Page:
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it is not impossible,-hardly improbable. If such, in future, should be the situation of this country, it is impossible to say what political animosities may not be ingrafted upon this marked and dangerous division of mankind into the godly and the ungodly. At all events, we are quite sure that happiness will be destroyed, reason degraded, sound religion banished from the world ; and that when fanaticism becomes too foolish and too prurient to be endured (as is at last sure to be the case), it will be succeeded by a long period of the grossest immorality, atheism, and debauchery.
We are not sure that this evil admits of any cure,-or of any considerable palliation. We most sincerely hope that the Government of this country will never be guilty of such indiscretion as to tamper with the Toleration Act, or to attempt to put down these follies by the intervention of the law. If experience has taught us anything, it is the absurdity of controlling men's notions of eternity by acts of Parliament. Something may perhaps be done, in the way of ridicule, towards turning the popular opinion. It may be as well to extend the privileges of the dissenters to the members of the Church of England ; for, as the law now stands, any man who dissents from the Established Church may open a place of worship where he pleases. No orthodox clergyman can do so without the consent of the parson of the parish,—who always resuses, because he does not choose to have his monopoly disturbed ; and refuses in parishes where there are not accommodations for one half of the persons who wish to frequent the Church of England, and in instances where he knows that the chapels from which he excludes the established worship will be immediately occupied by sectaries. It may be as well to encourage in the early education of the clergy, as Mr. Ingram recommends, a better and more animated method of preaching; and it may be necessary hereafter, if the evil gets to a great height, to relax the articles of the English Church, and to admit a greater variety of Christians within the pale. The greatest and best of all remedies is, perhaps, the education of the poor ;-we are astonished that the Established Church in England is not awake to this means of arresting the progress of Methodism. Of course, none of these things will be done ; nor is it clear, if they were done, that they would do much good. Whatever happens, we are for common sense and orthodoxy. Insolence, servile politics, and the spirit of persecution we condemn and attack whenever we observe them ; but to the learning, the moderation, and the rational piety of the Establishment we most earnestly wish a decided victory over the nonsense, the melancholy, and the madness of the tabernacle. *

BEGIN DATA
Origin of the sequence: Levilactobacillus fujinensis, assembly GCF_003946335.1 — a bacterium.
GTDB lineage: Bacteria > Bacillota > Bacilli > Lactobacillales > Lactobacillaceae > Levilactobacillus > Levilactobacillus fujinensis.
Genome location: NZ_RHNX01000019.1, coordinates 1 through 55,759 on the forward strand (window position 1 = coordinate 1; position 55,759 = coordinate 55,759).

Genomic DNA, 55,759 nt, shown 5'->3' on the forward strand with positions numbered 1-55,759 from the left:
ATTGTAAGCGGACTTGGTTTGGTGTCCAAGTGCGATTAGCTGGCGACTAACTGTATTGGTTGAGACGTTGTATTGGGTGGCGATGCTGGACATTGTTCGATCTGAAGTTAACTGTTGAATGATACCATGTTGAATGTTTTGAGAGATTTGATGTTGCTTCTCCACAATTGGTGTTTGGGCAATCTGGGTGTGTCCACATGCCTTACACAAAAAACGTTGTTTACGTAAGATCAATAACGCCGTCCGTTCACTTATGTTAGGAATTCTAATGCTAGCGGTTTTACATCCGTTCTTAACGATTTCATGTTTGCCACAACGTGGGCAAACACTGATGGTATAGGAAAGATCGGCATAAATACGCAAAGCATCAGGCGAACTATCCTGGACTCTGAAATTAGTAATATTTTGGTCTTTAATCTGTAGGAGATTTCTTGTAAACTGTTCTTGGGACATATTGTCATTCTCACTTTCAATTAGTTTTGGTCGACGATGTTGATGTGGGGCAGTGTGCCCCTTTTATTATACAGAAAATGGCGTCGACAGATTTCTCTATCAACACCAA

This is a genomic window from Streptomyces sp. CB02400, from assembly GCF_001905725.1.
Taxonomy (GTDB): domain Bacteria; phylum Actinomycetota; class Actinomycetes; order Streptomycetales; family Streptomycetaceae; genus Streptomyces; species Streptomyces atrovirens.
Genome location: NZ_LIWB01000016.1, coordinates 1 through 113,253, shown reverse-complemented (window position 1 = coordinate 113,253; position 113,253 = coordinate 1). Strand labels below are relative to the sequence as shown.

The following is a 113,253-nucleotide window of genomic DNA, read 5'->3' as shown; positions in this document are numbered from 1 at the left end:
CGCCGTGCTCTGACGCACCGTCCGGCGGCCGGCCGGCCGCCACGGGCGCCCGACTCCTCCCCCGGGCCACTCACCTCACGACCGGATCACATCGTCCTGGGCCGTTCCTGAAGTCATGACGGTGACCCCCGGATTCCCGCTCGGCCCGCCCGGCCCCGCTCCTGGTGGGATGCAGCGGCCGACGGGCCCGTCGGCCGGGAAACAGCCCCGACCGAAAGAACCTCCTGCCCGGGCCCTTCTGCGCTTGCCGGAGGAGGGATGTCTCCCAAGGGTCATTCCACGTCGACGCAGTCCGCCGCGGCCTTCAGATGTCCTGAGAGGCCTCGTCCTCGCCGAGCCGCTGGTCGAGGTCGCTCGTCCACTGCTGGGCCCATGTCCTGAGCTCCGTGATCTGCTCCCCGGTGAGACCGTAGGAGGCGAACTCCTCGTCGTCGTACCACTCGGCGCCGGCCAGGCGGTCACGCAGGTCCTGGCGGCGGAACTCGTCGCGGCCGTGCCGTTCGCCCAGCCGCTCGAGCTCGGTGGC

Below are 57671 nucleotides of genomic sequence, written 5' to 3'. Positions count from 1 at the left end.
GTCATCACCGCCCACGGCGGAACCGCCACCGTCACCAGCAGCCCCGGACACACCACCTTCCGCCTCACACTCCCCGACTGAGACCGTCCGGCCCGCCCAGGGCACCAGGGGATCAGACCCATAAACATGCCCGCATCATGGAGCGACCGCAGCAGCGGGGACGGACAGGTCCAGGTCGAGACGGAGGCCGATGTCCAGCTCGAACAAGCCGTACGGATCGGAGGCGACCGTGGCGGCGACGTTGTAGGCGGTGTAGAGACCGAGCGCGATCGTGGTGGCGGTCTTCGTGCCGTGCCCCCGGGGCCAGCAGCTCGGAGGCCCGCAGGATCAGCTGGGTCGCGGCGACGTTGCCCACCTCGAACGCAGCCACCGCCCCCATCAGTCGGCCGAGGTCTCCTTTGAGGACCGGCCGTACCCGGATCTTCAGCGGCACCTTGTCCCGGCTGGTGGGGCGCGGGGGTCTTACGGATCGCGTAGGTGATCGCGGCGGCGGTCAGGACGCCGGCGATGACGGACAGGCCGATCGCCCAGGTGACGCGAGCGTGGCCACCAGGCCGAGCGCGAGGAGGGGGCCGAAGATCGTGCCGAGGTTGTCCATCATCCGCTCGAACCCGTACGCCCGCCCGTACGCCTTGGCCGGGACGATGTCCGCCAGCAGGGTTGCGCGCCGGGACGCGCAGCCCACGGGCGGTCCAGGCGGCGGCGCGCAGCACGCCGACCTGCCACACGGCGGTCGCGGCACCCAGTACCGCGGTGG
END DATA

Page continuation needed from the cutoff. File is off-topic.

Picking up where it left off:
God send that our wishes be not in vain !
* There is one circumstance to which we have neglected to advert in the proper place, the dreadful pillage of the earnings of the poor which is made by the Methodists. A case is mentioned in one of the Numbers of these two magazines for 1807, of a poor man with a family, earning only twenty-eight shillinys a week, who has made two donations of ten guineas each to the missionary fund!
INDIAN MISSIONS. (E. REVIEW, April, 1808.) Considerations on the Policy of Communicating the Knowledge of Christianity to the Natives
in India. By a late Resident in Bengal. London: Hatchard. 1807. An Address to the Chairman of the East India Company, occasioned by Mr. Twining's
Letter to that Gentleman. By the Rev. JOHN OWEN. London: Hatchard. A Letter to the Chairman of the East India Company, on the Danger of interfering in the
religious Opinions of the Natives of India. By THOMAS TWINING. London: Ridgeway. Vindication of the Hindoos. By a Bengal Officer. London: Rodwell, Letter to John Scott Waring. London: Hatchard. Cunningham's Christianity in India. London: Hatchard. Answer to Major Scott Waring. Extracted from the “Christian Observer." Observations on the present State of the East India Company. By MAJOR Scott WARING.
London : Ridgeway. At two o'clock in the morning, July the roth, 1806, the European barracks at Vellore, containing then four complete companies of the 69th regiment, were surrounded by two battalions of Sepoys in the Company's service, who poured in a heavy fire of musketry, at every door and window, upon the soldiers : at the same time the European sentries, the soldiers at the mainguard, and the sick in the hospital were put to death ; the officers' houses were ransacked, and everybody found in them murdered. Upon the arrival of the 19th Light Dragoons under Colonel Gillespie, the Sepoys were iminediately attacked ; 600 cut down upon the spot; and 200 taken from their hiding places and shot. There perished, of the four European companies, about 164, besides officers ; and many British officers of the native troops were murdered by the insurgents.
Subsequent to this explosion there was a mutiny at Nundydroog; and in one day 450 Mahometan Sepoys were disarmed and turned out of the fort, on the ground of an intended massacre. It appeared, also, from the information of the commanding officer at Tritchinopoly, that at that period a spirit of disaffection had manifested itself at Bangalore and other places, and seemed to gain ground in every direction. On the 3rd of December, 1806, the government of Madras issued the following proclamation :